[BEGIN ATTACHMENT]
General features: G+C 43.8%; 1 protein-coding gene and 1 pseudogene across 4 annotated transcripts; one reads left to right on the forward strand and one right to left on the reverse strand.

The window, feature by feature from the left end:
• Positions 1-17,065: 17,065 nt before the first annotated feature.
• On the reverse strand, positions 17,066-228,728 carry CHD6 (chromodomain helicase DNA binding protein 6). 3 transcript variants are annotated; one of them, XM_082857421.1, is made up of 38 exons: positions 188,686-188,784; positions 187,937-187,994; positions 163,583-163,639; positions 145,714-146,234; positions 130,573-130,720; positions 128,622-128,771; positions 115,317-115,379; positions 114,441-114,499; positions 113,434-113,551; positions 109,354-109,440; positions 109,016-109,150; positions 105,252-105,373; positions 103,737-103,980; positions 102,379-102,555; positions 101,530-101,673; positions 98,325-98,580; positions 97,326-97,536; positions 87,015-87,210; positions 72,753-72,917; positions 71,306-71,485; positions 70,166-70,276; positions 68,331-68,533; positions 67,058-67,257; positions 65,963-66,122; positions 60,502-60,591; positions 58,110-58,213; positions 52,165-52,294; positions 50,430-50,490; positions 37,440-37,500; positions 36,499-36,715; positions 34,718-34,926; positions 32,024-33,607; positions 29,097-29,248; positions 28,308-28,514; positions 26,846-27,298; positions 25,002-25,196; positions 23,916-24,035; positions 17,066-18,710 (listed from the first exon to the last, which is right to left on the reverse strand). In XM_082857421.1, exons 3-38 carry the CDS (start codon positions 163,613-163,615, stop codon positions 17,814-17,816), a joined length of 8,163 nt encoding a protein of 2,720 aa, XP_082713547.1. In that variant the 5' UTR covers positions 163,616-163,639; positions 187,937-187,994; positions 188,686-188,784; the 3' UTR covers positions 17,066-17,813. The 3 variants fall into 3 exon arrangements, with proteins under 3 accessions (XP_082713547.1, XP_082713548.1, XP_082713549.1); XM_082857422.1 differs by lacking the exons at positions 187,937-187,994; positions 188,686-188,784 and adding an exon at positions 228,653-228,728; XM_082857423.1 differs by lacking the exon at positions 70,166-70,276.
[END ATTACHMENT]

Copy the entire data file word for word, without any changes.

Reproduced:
General features: G+C 43.8%; 1 protein-coding gene and 1 pseudogene across 4 annotated transcripts; one reads left to right on the forward strand and one right to left on the reverse strand.

The window, feature by feature from the left end:
• Positions 1-17,065: 17,065 nt before the first annotated feature.
• On the reverse strand, positions 17,066-228,728 carry CHD6 (chromodomain helicase DNA binding protein 6). 3 transcript variants are annotated; one of them, XM_082857421.1, is made up of 38 exons: positions 188,686-188,784; positions 187,937-187,994; positions 163,583-163,639; positions 145,714-146,234; positions 130,573-130,720; positions 128,622-128,771; positions 115,317-115,379; positions 114,441-114,499; positions 113,434-113,551; positions 109,354-109,440; positions 109,016-109,150; positions 105,252-105,373; positions 103,737-103,980; positions 102,379-102,555; positions 101,530-101,673; positions 98,325-98,580; positions 97,326-97,536; positions 87,015-87,210; positions 72,753-72,917; positions 71,306-71,485; positions 70,166-70,276; positions 68,331-68,533; positions 67,058-67,257; positions 65,963-66,122; positions 60,502-60,591; positions 58,110-58,213; positions 52,165-52,294; positions 50,430-50,490; positions 37,440-37,500; positions 36,499-36,715; positions 34,718-34,926; positions 32,024-33,607; positions 29,097-29,248; positions 28,308-28,514; positions 26,846-27,298; positions 25,002-25,196; positions 23,916-24,035; positions 17,066-18,710 (listed from the first exon to the last, which is right to left on the reverse strand). In XM_082857421.1, exons 3-38 carry the CDS (start codon positions 163,613-163,615, stop codon positions 17,814-17,816), a joined length of 8,163 nt encoding a protein of 2,720 aa, XP_082713547.1. In that variant the 5' UTR covers positions 163,616-163,639; positions 187,937-187,994; positions 188,686-188,784; the 3' UTR covers positions 17,066-17,813. The 3 variants fall into 3 exon arrangements, with proteins under 3 accessions (XP_082713547.1, XP_082713548.1, XP_082713549.1); XM_082857422.1 differs by lacking the exons at positions 187,937-187,994; positions 188,686-188,784 and adding an exon at positions 228,653-228,728; XM_082857423.1 differs by lacking the exon at positions 70,166-70,276.